This is the tree house I stayed in on my last night.  Caroline stayed securely locked up in the stone hut, looking more to sleep than to be kept awake by the nocturnal animals roaming around, growling and searching for food.

I bunked down in the left bed, kept the plastic sides rolled up so I could feel the wind and not miss a sound.  Before drifting off for my first interval of sleep, I heard lions roaring in the distance, creating a flicker of panic in my gut, but not enough to have me run out in the night.  I actually couldn’t if I wanted to.  I had no radio, and the guides were in their own huts too far away, and it was not advisable for me to leave on my own.  So, I contained my fear, remembering the guide’s assurance that I’d be safe.

I awoke to cackling in the distance, which then came closer, but I was too sleepy by that time to really let it worry me.  I’d heard that hyenas came through the camp (see footprints), which happens frequently, and they just go on, and only will attack if threatened.   Even though, on our safari’s, we were only a few feet from a herd of elephants, we stayed still, didn’t make a sound, and all was well.

I slept on and off, and before first light, I heard a call from below.  “Breakfast!”  I’d made it.  I survived a night in the tree house.  I suggested they create tee-shirts to sell, which made the guide, Rein (pronounced “Ryan”) smile.

About a half hour later, we climbed aboard the van which took us further into the jungle to find the creatures waking up for their morning drink, or just to move to another spot for the day.  It was an awesome feeling to be walking along paths that have been unchanged for centuries: the rocks, the trees, the watering holes, all have been here since time began.  Tracks upon tracks we saw, and soon I could tell the fresh ones from the older ones, I could tell that an elephant herd had been through by the freshness of the dung.  I learned that even the nastiest of creatures had a purpose, whether adding nutrients to the ground, or keeping the population balanced.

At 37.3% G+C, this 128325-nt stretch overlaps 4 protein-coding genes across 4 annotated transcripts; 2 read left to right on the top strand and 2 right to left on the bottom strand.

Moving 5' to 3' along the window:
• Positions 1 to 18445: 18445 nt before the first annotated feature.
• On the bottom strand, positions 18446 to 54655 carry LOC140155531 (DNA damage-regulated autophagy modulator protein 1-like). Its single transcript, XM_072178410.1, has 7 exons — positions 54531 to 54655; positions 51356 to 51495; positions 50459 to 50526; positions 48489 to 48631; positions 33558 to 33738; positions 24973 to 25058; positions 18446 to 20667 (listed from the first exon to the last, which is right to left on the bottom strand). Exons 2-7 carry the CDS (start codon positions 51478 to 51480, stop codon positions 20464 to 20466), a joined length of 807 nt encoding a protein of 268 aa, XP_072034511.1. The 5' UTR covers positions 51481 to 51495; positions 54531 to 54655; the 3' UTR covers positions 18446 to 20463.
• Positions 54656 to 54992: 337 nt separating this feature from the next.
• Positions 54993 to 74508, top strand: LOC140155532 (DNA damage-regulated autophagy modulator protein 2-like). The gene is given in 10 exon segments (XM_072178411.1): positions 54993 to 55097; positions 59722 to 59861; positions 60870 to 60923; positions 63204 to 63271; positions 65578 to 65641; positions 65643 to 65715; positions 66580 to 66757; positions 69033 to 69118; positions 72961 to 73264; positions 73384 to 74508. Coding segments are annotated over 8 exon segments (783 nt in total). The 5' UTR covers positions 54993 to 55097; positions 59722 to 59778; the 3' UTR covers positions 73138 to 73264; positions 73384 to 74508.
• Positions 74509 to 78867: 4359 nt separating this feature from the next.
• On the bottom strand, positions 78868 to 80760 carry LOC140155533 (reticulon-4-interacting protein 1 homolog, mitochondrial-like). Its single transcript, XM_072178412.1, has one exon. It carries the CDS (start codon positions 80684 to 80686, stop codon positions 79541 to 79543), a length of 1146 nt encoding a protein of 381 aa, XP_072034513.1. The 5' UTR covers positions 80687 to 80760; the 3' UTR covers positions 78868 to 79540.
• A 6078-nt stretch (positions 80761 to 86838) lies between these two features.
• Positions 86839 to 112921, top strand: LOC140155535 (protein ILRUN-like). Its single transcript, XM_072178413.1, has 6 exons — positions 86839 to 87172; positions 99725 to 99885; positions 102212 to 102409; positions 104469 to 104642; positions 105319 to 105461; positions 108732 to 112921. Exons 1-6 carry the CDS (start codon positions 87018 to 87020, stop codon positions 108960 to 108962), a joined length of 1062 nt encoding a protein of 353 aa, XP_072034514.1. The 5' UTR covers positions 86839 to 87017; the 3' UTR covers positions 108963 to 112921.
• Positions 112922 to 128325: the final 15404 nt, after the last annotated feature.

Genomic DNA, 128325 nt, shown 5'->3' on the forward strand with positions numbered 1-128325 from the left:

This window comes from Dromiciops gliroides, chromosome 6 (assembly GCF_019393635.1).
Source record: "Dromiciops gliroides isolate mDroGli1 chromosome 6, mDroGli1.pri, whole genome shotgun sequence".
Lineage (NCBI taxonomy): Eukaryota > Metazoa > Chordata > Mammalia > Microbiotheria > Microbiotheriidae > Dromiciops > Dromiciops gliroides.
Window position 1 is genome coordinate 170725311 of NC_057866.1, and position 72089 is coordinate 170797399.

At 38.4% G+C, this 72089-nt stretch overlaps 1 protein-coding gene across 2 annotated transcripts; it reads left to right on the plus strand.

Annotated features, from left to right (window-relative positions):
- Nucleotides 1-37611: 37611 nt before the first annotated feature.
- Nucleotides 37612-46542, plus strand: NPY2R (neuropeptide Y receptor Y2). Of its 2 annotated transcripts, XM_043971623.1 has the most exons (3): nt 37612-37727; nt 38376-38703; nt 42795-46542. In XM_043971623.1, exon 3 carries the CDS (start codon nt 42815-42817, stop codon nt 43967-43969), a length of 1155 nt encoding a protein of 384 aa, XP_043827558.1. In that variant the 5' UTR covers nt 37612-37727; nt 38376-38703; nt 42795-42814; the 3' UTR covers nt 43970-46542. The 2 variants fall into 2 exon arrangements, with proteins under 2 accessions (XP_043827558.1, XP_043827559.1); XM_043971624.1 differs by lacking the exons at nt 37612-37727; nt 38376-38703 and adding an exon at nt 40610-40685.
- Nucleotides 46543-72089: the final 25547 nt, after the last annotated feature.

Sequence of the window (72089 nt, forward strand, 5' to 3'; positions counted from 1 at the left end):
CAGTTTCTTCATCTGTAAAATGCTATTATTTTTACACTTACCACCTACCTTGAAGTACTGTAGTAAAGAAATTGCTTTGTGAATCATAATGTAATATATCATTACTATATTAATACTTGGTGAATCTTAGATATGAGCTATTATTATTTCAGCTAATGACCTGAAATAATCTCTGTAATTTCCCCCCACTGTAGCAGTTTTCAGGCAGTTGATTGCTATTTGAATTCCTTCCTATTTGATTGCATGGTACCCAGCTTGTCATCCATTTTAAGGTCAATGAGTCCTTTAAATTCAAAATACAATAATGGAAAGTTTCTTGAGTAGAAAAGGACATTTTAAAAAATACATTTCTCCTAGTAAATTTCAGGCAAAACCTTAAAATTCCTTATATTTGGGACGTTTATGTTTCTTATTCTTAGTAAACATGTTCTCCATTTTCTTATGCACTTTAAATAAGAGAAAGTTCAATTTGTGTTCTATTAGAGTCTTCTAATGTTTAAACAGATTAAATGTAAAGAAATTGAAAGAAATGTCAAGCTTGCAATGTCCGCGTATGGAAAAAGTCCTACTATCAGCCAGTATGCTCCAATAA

I guess the one creature I’ll remember the most is the magnificent elephant.  We had a chance to visit with some at a rehab facility for ones who’d been traumatized, and the handlers made so much progress that the animals we saw allowed us to touch and feel them.  They also laid down for us, which is not the most comfortable position for an elephant since tons of weight are then pushing into their internal organs: it’s okay for awhile, but they had their limits.

The mother of the herd is a toughie, and protective of their babies. They allow the girls in their family to remain as long as they want, but they kick out the boys so they can start their own herd.  To keep them in the family would create inbreeding, and that’s not good for their survival.

And yet, they can be so delicate, like that morning they smelled us in the wind and over 30 elephants stopped moving, silently creeping into the bush to become as invisible as they could, and not even a tusk was seen; they became deathly quiet. Rein suggested that since they were aware of our presence, and their actions proved they were unsure of our intentions, that we should slowly walk away.  Even he with his rifle, wouldn’t be able to protect us from a herd of stampeding elephants.

If asked what I came away with on this trip, it’d be that global travel is not as scary as I thought, that South Africa is a very welcoming place for tourists and they will go out of their way to show you the best their country has to offer.  The meals were top notch, the hotel staff (even with an annoying American asking what time it was because she didn’t bring a watch) was patient and helpful, and I learned to live for a bit on South African time:  while there is a schedule, life move as a slower pace.

And, the best part?  That I went with my daughter to show her a bit of the world before she goes off in it.  I hoped she learned that cultures very different from our own are made up of people, just like us.  That even if we don’t speak the same language, there’s always a way to communicate.  And one can survive without electricity, and internet, and cell phones.  That being together and hearing the sounds of the jungle, seeing the Southern Cross in the sky, and eating some of the best foods we’ve ever had can be the best entertainment yet.

(Here, you can see a bit of Caroline as we viewed one of most scenic spots in the country:  Blyde River Canyon.) 

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